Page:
It was obvious from the fifth inning that if Lincecum was going to throw a no-hitter, he was going to make Bruce Bochy pace himself a trench in the dugout.

Lincecum needed 148 pitches to go the distance – the most in the majors since Edwin Jackson threw 149 in a no-hitter for the White Sox in 2009. It was the most by a Giant since Vida Blue threw 153 in 1979.

But Bochy and Posey saw the same thing: Lincecum kept getting better every inning, he wasn’t laboring and he stayed within his delivery. And as Bochy pointed out, Lincecum often threw high pitch counts in college and played long toss the next day.

So he wasn’t going to let the pitch count ruin the day.

“There’s times when you throw that out and watch him, and see if he’s laboring,” Bochy said.

But Bochy wouldn’t ask Lincecum how he was feeling. Superstition, you know. He had pitching coach Dave Righetti ask, in the seventh inning. Righetti didn’t need to check on him again.

They’ll check on him Sunday morning, though.

“First thing I said when I hugged him, was, `You better be OK.’” Bochy said.


It’s kind of a funny coincidence. Lincecum’s previous high pitch count also came here at Petco Park, on Sept. 13, 2008. Bochy let him go to 138 pitches to finish up his first career shutout.

Lincecum didn’t have a complete game in his career yet, and Bochy knew that could be a strike against him among Cy Young voters. He took plenty of criticism after that start but insisted that Lincecum was just a freak of nature, able to handle a heavier workload and bounce back.

Back then, the manager was trying to raise the national profile of his young star. This time, he was determined to let Lincecum try to recapture a bit of that brilliance.

“He’s gone through a lot over the last couple years,” Bochy said. “It’s so great to see something nice happen for Timmy.” 


Bochy had a friend of his, an author, deliver a motivational speech prior to Friday's game. Whatever he's asking for an honorarium, he should triple it.


Ryan Vogelsong was quick with the ice bucket on the field and just as quick to praise a pitcher who has dealt with his share of adversity and disappointment over the last two years.

“It was really great just to see his confidence going up and up every inning,” Vogelsong said. “It gets said all the time or whatever, but confidence really does mean so much in this game. It’s unbelievable. When things are falling into place or guys are making plays, you just know it’s going to keep happening that way.

“You go to a special place. He went there tonight, and he finished it off.”


Lincecum, on confidence and trusting his stuff: “I think you have to go back to trusting that those pitches are going to get outs, whether it’s your best pitch or not. It’s just having that conviction in them alone helps turns a bad pitch into a better one. You finish it in your mind and not worry about the result. Alleviating that helped me finish my pitches tonight.”

[VIDEO: Baggs: 'You're seeing a guy with a lot more confidence right now']


The Elias Sports Bureau had Lincecum with 29 swings and misses. I counted 26, as mentioned, but maybe I didn't include a couple check swings. Anyway, according to Elias, it was the most swings and misses in a start in Lincecum’s career, and it was tied with Randy Johnson for the most in a no-hitter since 2000.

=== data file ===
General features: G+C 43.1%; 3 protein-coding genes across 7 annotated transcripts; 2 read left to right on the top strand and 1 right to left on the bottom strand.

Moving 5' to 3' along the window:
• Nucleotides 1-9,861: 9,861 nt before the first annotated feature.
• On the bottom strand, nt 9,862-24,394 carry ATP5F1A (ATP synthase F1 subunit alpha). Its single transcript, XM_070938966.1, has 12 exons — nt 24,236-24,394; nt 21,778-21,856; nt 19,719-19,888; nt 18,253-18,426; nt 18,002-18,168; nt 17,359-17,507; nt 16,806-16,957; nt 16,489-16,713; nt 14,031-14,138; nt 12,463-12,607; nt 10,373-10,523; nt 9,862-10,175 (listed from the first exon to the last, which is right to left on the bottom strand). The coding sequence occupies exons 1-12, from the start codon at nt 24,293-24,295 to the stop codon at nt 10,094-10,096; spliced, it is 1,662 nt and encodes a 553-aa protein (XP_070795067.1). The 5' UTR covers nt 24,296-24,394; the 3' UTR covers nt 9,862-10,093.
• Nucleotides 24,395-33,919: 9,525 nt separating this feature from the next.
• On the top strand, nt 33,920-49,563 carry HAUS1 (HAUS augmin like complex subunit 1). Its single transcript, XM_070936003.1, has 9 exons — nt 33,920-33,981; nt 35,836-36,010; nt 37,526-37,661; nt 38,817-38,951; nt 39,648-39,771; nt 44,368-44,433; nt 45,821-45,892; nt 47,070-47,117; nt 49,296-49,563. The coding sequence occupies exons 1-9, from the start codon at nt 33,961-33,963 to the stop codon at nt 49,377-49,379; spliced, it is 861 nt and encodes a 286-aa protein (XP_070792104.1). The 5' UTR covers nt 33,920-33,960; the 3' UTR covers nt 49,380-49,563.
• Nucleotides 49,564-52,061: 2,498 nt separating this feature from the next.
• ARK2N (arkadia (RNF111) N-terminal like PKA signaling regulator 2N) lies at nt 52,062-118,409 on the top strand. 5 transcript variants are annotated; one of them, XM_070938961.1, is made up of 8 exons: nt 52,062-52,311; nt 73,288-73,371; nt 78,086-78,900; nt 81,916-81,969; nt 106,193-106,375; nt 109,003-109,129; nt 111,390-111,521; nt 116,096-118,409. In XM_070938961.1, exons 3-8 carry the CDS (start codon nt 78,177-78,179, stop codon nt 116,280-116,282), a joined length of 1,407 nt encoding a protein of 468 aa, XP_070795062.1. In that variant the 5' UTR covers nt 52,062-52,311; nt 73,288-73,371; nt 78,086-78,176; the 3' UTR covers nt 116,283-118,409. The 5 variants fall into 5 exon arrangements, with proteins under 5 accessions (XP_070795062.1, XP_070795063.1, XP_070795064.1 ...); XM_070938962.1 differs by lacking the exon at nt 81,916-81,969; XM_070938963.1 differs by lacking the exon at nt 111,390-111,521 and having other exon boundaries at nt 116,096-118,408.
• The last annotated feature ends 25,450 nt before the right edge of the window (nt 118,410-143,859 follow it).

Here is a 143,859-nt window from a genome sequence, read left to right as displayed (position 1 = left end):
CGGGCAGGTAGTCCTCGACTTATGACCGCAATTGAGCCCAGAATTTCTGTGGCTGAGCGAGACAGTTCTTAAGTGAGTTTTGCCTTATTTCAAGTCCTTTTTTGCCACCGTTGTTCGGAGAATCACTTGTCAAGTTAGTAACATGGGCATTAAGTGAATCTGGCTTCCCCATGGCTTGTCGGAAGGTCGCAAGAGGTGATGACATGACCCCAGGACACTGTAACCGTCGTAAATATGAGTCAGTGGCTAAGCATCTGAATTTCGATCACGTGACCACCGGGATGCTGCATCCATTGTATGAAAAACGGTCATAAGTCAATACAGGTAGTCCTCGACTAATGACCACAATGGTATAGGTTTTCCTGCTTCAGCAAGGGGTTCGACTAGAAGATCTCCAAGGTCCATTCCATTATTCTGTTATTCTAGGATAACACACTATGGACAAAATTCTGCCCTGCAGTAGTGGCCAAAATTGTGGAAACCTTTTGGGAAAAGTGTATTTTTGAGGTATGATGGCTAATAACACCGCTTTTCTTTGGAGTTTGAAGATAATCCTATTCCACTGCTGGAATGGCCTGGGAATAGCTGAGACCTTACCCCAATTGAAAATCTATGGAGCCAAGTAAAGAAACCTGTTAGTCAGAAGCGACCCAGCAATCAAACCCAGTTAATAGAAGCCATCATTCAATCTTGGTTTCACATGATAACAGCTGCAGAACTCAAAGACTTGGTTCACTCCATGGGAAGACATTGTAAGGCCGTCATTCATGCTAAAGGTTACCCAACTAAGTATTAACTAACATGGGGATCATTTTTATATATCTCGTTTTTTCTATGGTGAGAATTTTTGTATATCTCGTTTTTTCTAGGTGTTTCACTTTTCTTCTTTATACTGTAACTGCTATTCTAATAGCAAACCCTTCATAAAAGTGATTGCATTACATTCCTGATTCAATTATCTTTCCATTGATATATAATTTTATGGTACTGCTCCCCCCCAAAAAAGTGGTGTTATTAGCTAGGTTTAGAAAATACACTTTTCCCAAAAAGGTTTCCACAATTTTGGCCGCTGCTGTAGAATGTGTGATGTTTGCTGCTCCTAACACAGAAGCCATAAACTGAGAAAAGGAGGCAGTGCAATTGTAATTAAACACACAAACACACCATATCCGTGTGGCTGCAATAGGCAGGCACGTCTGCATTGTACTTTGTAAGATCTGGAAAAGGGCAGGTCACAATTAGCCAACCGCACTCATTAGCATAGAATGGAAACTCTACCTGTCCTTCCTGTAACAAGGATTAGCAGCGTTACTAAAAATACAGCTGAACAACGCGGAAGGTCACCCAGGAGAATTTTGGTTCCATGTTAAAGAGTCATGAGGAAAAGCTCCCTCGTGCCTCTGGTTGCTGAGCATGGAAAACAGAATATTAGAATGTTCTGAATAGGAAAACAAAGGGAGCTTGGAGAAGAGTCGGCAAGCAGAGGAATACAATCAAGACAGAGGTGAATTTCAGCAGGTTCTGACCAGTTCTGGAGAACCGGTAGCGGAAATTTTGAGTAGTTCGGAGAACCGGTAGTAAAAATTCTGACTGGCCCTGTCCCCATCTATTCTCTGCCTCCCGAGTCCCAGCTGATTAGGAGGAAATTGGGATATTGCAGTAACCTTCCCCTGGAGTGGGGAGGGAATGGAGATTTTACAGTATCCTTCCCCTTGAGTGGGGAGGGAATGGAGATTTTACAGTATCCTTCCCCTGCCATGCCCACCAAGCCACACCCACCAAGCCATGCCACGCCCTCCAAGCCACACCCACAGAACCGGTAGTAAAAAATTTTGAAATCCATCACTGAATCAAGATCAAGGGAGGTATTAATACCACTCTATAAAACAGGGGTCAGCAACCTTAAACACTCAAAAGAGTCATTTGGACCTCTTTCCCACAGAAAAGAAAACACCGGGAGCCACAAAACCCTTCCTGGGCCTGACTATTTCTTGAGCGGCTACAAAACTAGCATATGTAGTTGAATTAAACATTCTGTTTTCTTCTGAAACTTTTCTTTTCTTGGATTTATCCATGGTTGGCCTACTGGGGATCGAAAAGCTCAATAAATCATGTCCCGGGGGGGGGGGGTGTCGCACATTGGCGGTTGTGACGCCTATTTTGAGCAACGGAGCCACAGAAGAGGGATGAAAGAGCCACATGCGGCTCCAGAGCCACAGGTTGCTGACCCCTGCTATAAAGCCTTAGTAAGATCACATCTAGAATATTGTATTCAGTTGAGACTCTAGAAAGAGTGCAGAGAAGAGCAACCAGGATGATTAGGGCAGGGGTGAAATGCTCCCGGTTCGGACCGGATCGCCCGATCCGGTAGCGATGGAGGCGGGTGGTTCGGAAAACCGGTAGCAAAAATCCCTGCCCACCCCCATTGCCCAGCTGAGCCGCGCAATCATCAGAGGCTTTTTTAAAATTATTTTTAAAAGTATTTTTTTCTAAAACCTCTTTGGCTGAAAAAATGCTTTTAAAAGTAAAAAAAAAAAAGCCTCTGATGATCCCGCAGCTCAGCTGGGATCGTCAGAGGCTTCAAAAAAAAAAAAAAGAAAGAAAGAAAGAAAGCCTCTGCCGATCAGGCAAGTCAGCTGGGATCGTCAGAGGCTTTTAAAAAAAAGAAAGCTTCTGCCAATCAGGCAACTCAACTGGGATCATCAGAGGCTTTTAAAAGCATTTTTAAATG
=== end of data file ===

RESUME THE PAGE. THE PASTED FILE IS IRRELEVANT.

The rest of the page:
Not only has Lincecum posted consecutive double-digit strikeout games for the first time since 2010, but it’s the first time any Giants pitcher has done it since Madison Bumgarner in 2011.


Lincecum threw the Giants’ first no-hitter on the road since John “The Count” Montefusco no-hit the Atlanta Braves at Fulton County Stadium in 1976.

[VIDEO: Miller and Krukow: 'A night of history for the Giants']


With Lincecum’s no-hitter coming just 11 days after Homer Bailey no-hit the Giants in Cincinnati … when’s the last time a team has thrown a no-hitter and been no-hit in the same season?

It’s not as rare as you might think. Just last year, the Mariners had Felix Hernandez throw a perfect game and had Philip Humber throw one against them. The Rays were no-hit and also celebrated Matt Garza’s no-hitter in 2010.

Then there was 1968, when Gaylord Perry no-hit the Cardinals on Sept. 17 and Ray Washburn returned the favor for the Redbirds by no-hitting the Giants the following day.

It’s kind of funny, then, that Lincecum’s next start might come against the Reds.

Bochy said he’d “probably give him a couple extra days” when he orders the second-half rotation, given the 148 pitches he threw. The Giants begin with a three-game series against Arizona out of the break, then they’ll play host to Bailey and the Reds.

It’s no sure thing, obviously. But if Bailey and Lincecum happen to oppose each other, that would be pretty darn entertaining.


Hey! The Giants have a complete game this season. It came in their 93rd game. That’s the second longest they’d gone to start the season without a CG. They went 100 games in 2008.


Nice first day on the job for Jeff Francoeur, huh?

“Yeah, I do what I can,” he said, smiling.


The poor Padres. They still don’t have a no-hitter in their history. They’ve been victimized eight times. This was the first time a no-hitter has been thrown at Petco Park.


The Giants don’t need a no-hitter from Barry Zito. But his first road win of the season sure would be a nice way to enter the break Sunday.

Lincecum, don’t forget, hadn’t won a road start since April 3 at Dodger Stadium. That’s not a dig on him as much as it highlights the Giants' need to pitch consistently better on the road if they hope to carry over some second-half magic and be relevant in the pennant race.


There's a bottle of Beaux Freres pinot noir in my hotel room, which is the smartest purchase I made all week.